Since 1940, the Sarah Mildred Long Bridge has provided a link between the states of Maine and New Hampshire. The bridge was a project undertaken by the then-newly formed Maine-New Hampshire Interstate Bridge Authority. The Authority wanted to replace a river crossing that was built in 1822, introducing a more viable option for travelers from Portsmouth, New Hampshire and Kittery, Maine. Let's take a closer look.
Originally named the Maine-New Hampshire (Interstate) Bridge, it carried traffic on U.S. Route 1, with up to 14,000 cars traveling on the bridge every day. The bridge supported two decks, one for vehicular traffic and the other for a railroad. It was renamed the Sarah Mildred Long Bridge in 1987 after a long-time Maine-New Hampshire Bridge Authority employee.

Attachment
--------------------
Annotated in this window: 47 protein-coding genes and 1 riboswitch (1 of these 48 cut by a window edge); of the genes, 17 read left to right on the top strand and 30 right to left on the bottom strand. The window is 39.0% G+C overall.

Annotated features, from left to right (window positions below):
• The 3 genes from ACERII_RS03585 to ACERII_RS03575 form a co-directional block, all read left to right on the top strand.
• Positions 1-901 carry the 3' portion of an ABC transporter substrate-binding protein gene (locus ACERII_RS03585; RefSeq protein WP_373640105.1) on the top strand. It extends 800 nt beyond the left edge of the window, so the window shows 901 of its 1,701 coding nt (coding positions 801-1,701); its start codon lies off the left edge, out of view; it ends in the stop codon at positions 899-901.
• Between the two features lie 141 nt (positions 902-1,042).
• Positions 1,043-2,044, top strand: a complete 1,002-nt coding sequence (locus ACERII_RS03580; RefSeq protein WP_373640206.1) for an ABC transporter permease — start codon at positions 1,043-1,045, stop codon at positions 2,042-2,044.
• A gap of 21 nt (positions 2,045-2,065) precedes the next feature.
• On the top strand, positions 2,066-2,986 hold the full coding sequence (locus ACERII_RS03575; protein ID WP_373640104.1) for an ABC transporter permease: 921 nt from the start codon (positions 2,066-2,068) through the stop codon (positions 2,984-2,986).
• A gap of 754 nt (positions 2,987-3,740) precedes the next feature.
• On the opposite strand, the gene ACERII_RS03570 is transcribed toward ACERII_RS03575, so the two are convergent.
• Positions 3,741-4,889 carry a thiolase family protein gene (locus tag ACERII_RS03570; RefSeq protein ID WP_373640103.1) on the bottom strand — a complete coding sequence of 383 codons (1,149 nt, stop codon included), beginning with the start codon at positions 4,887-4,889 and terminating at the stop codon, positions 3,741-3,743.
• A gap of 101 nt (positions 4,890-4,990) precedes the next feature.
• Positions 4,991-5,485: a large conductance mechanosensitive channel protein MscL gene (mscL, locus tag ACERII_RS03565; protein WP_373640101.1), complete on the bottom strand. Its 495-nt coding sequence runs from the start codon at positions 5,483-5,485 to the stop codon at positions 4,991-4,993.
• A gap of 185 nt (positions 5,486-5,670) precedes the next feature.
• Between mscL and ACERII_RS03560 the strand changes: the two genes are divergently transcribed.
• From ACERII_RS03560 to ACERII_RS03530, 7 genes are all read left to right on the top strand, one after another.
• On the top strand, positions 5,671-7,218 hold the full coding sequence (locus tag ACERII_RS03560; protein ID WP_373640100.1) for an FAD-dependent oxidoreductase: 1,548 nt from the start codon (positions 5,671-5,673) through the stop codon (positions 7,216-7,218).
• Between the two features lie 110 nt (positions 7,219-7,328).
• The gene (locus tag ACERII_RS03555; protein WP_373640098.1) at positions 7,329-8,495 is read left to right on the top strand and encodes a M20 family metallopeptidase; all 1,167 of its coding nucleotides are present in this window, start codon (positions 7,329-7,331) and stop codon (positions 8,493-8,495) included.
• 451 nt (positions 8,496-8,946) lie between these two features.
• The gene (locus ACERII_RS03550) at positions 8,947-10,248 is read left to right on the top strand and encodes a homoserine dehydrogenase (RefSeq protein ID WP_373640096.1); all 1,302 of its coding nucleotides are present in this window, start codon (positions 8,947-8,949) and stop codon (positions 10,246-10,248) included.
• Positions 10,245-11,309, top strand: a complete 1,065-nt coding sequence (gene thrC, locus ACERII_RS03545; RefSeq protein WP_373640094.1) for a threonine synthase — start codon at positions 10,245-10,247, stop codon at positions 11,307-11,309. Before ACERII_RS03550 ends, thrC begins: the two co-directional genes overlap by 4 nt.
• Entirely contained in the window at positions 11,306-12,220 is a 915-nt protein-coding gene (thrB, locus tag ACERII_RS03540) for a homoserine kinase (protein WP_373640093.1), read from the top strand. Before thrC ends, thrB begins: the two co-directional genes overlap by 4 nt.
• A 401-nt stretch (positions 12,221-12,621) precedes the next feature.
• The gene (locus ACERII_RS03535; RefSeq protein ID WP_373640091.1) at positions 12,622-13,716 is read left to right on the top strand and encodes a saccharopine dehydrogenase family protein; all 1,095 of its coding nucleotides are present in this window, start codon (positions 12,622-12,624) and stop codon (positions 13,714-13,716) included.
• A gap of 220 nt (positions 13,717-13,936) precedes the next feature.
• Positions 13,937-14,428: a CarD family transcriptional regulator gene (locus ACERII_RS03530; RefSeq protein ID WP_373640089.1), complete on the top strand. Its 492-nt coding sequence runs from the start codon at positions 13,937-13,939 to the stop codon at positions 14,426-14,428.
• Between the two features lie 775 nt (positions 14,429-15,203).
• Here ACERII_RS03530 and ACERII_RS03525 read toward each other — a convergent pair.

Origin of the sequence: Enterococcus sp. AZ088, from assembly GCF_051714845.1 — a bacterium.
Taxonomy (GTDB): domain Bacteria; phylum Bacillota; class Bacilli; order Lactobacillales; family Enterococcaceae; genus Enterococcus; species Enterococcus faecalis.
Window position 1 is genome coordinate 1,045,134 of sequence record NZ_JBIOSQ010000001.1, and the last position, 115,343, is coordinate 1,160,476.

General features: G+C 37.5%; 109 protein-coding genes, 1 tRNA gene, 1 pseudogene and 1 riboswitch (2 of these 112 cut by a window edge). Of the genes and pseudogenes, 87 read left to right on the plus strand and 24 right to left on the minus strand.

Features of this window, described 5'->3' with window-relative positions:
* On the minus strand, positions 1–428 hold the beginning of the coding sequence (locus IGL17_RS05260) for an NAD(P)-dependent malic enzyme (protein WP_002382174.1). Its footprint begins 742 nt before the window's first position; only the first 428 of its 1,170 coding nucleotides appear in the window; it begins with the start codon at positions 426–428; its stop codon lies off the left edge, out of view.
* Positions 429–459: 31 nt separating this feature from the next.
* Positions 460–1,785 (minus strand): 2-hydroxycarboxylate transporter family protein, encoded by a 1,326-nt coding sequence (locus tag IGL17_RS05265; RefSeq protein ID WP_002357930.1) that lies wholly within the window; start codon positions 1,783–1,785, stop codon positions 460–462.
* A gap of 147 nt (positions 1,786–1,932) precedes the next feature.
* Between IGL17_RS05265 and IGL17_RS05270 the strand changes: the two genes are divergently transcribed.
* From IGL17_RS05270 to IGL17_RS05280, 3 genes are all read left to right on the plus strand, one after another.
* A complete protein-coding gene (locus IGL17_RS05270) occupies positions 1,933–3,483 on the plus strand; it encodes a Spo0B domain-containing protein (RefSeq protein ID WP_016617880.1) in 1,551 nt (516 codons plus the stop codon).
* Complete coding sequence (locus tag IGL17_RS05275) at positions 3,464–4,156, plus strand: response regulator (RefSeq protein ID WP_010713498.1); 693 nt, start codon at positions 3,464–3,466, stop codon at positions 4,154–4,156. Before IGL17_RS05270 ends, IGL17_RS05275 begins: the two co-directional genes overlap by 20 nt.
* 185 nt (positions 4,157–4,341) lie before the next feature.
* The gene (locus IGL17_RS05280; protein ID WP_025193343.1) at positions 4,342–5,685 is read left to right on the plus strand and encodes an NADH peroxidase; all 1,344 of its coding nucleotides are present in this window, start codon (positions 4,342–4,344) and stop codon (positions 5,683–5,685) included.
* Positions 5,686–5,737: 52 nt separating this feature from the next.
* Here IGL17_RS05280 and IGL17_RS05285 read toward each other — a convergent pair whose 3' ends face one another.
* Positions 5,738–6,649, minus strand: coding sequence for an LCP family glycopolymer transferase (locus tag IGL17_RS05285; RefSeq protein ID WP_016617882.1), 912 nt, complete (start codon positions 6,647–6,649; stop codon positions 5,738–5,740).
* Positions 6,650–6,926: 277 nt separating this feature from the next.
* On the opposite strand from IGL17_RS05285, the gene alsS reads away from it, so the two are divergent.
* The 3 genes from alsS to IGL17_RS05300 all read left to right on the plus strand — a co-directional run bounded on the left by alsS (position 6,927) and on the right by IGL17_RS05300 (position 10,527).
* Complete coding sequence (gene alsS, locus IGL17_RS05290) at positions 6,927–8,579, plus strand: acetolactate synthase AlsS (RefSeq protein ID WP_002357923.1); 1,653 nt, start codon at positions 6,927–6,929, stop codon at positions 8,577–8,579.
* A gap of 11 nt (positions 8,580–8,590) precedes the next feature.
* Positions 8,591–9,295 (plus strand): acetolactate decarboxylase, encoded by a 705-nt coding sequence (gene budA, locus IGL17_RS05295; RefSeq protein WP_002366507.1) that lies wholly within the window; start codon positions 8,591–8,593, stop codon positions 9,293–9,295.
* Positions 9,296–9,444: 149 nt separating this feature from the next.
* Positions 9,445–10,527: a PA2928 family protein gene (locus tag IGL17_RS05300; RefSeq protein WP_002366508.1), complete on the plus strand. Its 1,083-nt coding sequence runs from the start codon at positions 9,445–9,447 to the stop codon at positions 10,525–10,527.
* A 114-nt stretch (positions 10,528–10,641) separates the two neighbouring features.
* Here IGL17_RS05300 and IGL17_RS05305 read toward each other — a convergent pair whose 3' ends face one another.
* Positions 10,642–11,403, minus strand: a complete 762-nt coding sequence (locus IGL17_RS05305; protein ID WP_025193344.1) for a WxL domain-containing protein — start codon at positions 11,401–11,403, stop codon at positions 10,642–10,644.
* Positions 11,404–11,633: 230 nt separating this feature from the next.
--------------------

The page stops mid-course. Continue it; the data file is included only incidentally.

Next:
The most prominent feature of the Sarah Long Bridge is its lift span, which allows larger ships to sail down the Piscataqua River. However, the lift bridge with only two lanes of traffic put the bridge below interstate highway standards. In 2013, a tanker caused serious damage to the bridge’s structure, and in August 2016, the lift bridge was stuck in a closed position. By that time, the two states decided to demolish and rebuild the bridge to provide more clearance for ships and to build a more sturdy bridge that can last a century. The old Sarah Long Bridge was demolished in October 2016, and the new bridge is slated to open to traffic in October 2017.
We'll give an update in our next blog.